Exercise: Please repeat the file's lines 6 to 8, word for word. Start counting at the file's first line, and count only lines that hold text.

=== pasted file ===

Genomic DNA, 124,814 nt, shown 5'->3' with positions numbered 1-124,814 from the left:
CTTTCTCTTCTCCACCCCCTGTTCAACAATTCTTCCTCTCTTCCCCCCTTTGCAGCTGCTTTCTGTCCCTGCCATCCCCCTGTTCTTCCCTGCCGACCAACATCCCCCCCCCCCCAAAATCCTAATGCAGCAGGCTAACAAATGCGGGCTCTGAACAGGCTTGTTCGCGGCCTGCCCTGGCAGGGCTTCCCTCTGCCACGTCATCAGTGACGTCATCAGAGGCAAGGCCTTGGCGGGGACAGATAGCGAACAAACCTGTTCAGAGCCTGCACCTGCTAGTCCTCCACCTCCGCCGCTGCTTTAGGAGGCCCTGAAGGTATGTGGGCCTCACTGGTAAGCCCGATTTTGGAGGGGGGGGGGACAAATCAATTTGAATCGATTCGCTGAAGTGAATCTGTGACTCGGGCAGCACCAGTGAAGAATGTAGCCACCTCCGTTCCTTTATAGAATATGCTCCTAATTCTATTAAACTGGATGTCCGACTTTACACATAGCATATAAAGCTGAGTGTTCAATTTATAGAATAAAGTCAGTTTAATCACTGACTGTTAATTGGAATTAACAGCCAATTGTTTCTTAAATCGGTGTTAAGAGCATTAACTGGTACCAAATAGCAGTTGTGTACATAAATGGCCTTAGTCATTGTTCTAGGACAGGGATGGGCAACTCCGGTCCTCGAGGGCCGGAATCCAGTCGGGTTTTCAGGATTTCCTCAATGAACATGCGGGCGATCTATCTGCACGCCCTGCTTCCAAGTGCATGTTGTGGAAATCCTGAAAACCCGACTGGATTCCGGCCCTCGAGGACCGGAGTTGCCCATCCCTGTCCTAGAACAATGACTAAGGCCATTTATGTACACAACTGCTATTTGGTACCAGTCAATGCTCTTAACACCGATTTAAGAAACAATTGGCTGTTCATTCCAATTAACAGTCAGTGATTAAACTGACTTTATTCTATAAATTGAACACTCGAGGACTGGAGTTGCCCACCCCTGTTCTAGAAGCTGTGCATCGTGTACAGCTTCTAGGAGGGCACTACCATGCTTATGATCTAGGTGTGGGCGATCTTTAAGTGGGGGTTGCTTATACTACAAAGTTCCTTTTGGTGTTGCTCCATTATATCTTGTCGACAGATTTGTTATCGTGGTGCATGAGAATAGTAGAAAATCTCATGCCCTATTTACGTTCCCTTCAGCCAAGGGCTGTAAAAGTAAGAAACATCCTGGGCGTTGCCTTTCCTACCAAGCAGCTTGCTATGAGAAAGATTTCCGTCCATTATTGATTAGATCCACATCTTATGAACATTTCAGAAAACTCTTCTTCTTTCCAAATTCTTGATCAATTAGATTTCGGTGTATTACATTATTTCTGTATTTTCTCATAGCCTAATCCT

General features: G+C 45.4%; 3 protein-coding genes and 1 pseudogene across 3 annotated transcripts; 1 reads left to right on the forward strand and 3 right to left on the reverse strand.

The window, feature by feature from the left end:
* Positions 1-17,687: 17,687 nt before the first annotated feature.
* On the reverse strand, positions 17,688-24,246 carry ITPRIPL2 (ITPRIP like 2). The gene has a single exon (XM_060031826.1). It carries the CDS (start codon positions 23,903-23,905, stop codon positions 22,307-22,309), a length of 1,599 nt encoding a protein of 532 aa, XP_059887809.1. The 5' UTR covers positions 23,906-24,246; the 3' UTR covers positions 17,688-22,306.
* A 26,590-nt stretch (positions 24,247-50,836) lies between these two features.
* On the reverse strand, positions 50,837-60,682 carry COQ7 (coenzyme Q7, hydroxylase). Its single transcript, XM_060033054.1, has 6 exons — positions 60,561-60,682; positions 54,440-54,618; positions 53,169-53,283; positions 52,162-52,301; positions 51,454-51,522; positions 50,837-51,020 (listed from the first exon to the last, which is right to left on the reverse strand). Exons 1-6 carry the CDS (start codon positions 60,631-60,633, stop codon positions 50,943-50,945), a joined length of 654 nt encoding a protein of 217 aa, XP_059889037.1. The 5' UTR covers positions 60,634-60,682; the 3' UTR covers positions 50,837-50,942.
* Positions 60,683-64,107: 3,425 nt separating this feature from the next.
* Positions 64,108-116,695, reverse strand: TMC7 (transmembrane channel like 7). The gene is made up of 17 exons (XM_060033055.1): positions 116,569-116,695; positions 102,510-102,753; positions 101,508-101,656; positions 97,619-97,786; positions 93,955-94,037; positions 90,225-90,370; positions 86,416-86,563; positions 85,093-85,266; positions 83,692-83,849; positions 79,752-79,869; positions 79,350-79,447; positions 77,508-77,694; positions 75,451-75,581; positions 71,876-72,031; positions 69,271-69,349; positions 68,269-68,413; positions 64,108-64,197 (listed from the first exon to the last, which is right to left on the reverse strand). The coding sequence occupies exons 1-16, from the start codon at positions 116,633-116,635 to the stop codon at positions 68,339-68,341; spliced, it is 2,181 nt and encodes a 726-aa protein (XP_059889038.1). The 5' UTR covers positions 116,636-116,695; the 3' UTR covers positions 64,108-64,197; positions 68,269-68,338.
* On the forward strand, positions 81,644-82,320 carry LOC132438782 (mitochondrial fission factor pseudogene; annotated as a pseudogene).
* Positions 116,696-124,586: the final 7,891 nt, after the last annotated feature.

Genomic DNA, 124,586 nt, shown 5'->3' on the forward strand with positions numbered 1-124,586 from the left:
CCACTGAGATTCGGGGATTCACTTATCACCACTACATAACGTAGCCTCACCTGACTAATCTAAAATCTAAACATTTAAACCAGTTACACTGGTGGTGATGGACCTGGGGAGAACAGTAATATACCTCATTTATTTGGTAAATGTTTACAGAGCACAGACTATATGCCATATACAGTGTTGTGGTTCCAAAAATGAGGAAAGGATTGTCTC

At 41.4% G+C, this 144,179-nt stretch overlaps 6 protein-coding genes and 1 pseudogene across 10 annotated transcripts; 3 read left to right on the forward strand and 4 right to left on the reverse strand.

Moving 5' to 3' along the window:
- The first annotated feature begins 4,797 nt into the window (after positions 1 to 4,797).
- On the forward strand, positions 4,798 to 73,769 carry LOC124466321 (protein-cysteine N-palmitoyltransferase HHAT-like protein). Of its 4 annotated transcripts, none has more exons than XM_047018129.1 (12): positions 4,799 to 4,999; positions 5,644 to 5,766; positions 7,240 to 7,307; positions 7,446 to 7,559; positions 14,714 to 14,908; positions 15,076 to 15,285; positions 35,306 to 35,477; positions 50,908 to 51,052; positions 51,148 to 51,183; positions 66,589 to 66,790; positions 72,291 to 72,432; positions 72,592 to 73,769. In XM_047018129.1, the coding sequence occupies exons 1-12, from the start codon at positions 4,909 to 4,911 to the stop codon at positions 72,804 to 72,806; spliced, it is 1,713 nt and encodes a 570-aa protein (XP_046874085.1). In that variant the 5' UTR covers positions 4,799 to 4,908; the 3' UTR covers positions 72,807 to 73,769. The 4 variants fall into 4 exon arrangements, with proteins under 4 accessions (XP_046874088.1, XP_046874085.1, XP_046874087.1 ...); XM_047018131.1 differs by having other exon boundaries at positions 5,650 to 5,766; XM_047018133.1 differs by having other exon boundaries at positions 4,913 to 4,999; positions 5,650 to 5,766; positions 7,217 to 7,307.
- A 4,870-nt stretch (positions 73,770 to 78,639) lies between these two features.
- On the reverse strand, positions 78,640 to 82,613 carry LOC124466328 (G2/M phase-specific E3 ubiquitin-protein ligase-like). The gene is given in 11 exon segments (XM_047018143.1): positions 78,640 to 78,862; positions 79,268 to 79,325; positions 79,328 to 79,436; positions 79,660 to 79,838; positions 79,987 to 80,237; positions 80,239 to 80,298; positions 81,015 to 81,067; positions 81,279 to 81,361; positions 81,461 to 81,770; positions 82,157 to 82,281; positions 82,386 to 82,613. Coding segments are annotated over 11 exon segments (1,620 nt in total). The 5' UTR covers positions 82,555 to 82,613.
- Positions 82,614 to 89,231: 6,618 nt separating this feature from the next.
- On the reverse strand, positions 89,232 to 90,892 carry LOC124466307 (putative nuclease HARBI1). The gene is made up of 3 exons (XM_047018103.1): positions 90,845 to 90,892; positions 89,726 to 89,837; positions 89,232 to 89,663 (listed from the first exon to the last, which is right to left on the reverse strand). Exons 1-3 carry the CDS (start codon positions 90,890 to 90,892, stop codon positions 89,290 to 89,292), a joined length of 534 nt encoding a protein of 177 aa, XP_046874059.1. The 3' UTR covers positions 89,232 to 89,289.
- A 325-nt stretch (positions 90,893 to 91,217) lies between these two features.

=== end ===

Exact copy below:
* On the reverse strand, positions 17,688-24,246 carry ITPRIPL2 (ITPRIP like 2). The gene has a single exon (XM_060031826.1). It carries the CDS (start codon positions 23,903-23,905, stop codon positions 22,307-22,309), a length of 1,599 nt encoding a protein of 532 aa, XP_059887809.1. The 5' UTR covers positions 23,906-24,246; the 3' UTR covers positions 17,688-22,306.
* A 26,590-nt stretch (positions 24,247-50,836) lies between these two features.
* On the reverse strand, positions 50,837-60,682 carry COQ7 (coenzyme Q7, hydroxylase). Its single transcript, XM_060033054.1, has 6 exons — positions 60,561-60,682; positions 54,440-54,618; positions 53,169-53,283; positions 52,162-52,301; positions 51,454-51,522; positions 50,837-51,020 (listed from the first exon to the last, which is right to left on the reverse strand). Exons 1-6 carry the CDS (start codon positions 60,631-60,633, stop codon positions 50,943-50,945), a joined length of 654 nt encoding a protein of 217 aa, XP_059889037.1. The 5' UTR covers positions 60,634-60,682; the 3' UTR covers positions 50,837-50,942.